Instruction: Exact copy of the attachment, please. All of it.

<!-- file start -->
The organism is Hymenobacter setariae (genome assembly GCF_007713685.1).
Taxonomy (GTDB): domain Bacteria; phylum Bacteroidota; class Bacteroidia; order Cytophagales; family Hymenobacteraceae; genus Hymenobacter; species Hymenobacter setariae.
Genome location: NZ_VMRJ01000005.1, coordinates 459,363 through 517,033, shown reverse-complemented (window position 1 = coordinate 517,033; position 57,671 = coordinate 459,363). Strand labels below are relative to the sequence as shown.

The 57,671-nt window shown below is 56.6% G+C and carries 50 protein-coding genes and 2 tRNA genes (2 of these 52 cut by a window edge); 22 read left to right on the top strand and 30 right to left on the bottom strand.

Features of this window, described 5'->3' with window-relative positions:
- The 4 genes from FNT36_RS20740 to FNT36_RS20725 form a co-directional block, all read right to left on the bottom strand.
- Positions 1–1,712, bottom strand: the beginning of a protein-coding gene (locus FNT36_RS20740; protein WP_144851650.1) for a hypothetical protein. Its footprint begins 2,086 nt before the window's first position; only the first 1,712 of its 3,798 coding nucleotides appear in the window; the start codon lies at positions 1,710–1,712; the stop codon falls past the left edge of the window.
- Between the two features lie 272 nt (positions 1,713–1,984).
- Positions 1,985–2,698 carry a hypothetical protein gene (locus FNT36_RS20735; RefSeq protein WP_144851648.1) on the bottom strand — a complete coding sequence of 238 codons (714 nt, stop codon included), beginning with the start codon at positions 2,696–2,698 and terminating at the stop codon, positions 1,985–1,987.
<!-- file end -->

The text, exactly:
The organism is Hymenobacter setariae (genome assembly GCF_007713685.1).
Taxonomy (GTDB): domain Bacteria; phylum Bacteroidota; class Bacteroidia; order Cytophagales; family Hymenobacteraceae; genus Hymenobacter; species Hymenobacter setariae.
Genome location: NZ_VMRJ01000005.1, coordinates 459,363 through 517,033, shown reverse-complemented (window position 1 = coordinate 517,033; position 57,671 = coordinate 459,363). Strand labels below are relative to the sequence as shown.

The 57,671-nt window shown below is 56.6% G+C and carries 50 protein-coding genes and 2 tRNA genes (2 of these 52 cut by a window edge); 22 read left to right on the top strand and 30 right to left on the bottom strand.

Features of this window, described 5'->3' with window-relative positions:
- The 4 genes from FNT36_RS20740 to FNT36_RS20725 form a co-directional block, all read right to left on the bottom strand.
- Positions 1–1,712, bottom strand: the beginning of a protein-coding gene (locus FNT36_RS20740; protein WP_144851650.1) for a hypothetical protein. Its footprint begins 2,086 nt before the window's first position; only the first 1,712 of its 3,798 coding nucleotides appear in the window; the start codon lies at positions 1,710–1,712; the stop codon falls past the left edge of the window.
- Between the two features lie 272 nt (positions 1,713–1,984).
- Positions 1,985–2,698 carry a hypothetical protein gene (locus FNT36_RS20735; RefSeq protein WP_144851648.1) on the bottom strand — a complete coding sequence of 238 codons (714 nt, stop codon included), beginning with the start codon at positions 2,696–2,698 and terminating at the stop codon, positions 1,985–1,987.